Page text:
Thursday, April 18, 2013

P Is For...Panjandrum

pan·jan·drum  (pn-jndrm)
An important or self-important person; a pompous self-important official or person of rank; 

[After the Grand Panjandrum, a character in a nonsense farrago written by Samuel Foote (1720-1777).]

For the Letter O, my good friend Susan wrote a post about out of print books that reminded me of a story my children discovered in one of their grandmother's books a few years ago. It tickled their funny bones so much that they memorized it and would just start spouting it at random. This would usually make them laugh so hard that they couldn't catch their breath, or speak, except to gasp out, "a cabbage-leaf! (much mirth) To bake (gasp, gasp) apple pie!" "WHAT?!? No soap!!?" I have such happy memories of this poem that I decided to share it with you. You'll just have to imagine my children though. WHY didn't I take a video? I guess I thought those days would last forever.

The story was published in 1755 to test the memory of the actor Charles Macklin, who claimed he could read any paragraph once through and then recite it verbatim. It was published as part of an 1820 novel titled Harry and Lucy concluded (vol. 2) by Maria Edgeworth, and again as a poem in a picture book by Randolph Caldecott in 1885, with a few minor changes in wording ("grand Panjandrum" changed to "great Panjandrum" and she went down the street, instead of up the street.) My children memorized the 1885 version:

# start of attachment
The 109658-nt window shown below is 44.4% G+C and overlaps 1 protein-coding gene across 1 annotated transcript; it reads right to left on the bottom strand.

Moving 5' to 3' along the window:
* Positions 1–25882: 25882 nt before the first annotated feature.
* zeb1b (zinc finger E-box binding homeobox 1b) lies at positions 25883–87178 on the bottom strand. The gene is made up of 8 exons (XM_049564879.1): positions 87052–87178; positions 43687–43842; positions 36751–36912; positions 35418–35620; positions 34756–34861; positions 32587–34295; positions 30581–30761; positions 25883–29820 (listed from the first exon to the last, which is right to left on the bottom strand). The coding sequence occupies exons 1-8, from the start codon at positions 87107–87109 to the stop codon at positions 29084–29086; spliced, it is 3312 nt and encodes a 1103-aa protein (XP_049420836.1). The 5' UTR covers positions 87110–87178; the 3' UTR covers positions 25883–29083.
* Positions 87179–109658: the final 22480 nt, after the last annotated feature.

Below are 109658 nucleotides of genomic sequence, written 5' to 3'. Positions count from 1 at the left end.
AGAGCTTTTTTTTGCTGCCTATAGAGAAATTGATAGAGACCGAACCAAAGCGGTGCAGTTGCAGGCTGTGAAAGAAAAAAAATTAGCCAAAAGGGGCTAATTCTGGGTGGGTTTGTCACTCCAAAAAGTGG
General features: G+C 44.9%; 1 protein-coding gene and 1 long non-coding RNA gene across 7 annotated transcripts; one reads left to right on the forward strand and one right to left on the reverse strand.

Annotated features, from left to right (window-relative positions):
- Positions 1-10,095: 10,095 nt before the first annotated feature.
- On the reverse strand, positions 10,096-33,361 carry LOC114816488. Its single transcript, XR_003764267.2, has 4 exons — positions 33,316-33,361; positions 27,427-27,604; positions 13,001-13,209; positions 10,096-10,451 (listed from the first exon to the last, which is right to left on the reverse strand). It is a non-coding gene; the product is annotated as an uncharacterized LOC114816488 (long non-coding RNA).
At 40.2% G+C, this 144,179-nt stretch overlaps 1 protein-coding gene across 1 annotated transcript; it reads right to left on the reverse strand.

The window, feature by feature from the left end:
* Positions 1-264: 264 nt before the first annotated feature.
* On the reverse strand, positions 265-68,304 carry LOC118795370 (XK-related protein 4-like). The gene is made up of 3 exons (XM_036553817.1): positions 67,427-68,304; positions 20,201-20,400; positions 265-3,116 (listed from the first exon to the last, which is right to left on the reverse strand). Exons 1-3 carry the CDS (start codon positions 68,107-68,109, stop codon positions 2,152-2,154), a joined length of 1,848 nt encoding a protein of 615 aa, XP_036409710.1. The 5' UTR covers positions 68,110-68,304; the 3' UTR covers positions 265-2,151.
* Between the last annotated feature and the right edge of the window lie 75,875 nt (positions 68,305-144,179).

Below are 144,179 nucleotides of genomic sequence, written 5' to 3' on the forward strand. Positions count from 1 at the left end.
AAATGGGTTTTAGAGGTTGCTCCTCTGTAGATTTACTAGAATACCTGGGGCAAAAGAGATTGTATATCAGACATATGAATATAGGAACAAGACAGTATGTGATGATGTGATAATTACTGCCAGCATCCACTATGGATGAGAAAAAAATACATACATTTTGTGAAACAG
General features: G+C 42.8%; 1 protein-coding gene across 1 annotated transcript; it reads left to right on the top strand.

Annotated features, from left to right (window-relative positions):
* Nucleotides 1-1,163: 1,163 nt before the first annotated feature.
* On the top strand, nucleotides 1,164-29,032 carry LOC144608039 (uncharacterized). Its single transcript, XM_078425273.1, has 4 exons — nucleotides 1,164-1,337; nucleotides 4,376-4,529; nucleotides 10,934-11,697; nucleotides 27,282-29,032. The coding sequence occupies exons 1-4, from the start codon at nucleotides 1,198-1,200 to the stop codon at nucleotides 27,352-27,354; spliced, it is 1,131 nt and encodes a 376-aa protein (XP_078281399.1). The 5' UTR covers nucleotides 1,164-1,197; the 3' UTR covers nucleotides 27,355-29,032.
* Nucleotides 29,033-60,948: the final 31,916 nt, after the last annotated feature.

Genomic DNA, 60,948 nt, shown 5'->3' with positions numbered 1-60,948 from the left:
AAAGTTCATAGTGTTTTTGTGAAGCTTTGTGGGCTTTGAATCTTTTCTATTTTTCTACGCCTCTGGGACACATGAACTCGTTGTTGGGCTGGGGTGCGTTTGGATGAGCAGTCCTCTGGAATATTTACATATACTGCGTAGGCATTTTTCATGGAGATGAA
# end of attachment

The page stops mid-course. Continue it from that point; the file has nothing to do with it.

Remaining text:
The Great Panjandrum
So she went into the garden
to cut a cabbage-leaf
to make an apple-pie;
and at the same time
a great she-bear, coming down the street,
pops its head into the shop.
What! no soap?
     So he died,
and she very imprudently married the Barber:
and there were present
the Picninnies,
     and the Joblillies,
          and the Garyulies,
and the great Panjandrum himself,
with the little round button at top;
and they all fell to playing the game of catch-as-catch-can,
till the gunpowder ran out at the heels of their boots

1 comment:

  1. What a load of nonsense! :) Funny...ina strange way. Thanks for sharing it, and I'll attempt to add panjandrum to my vocabulary.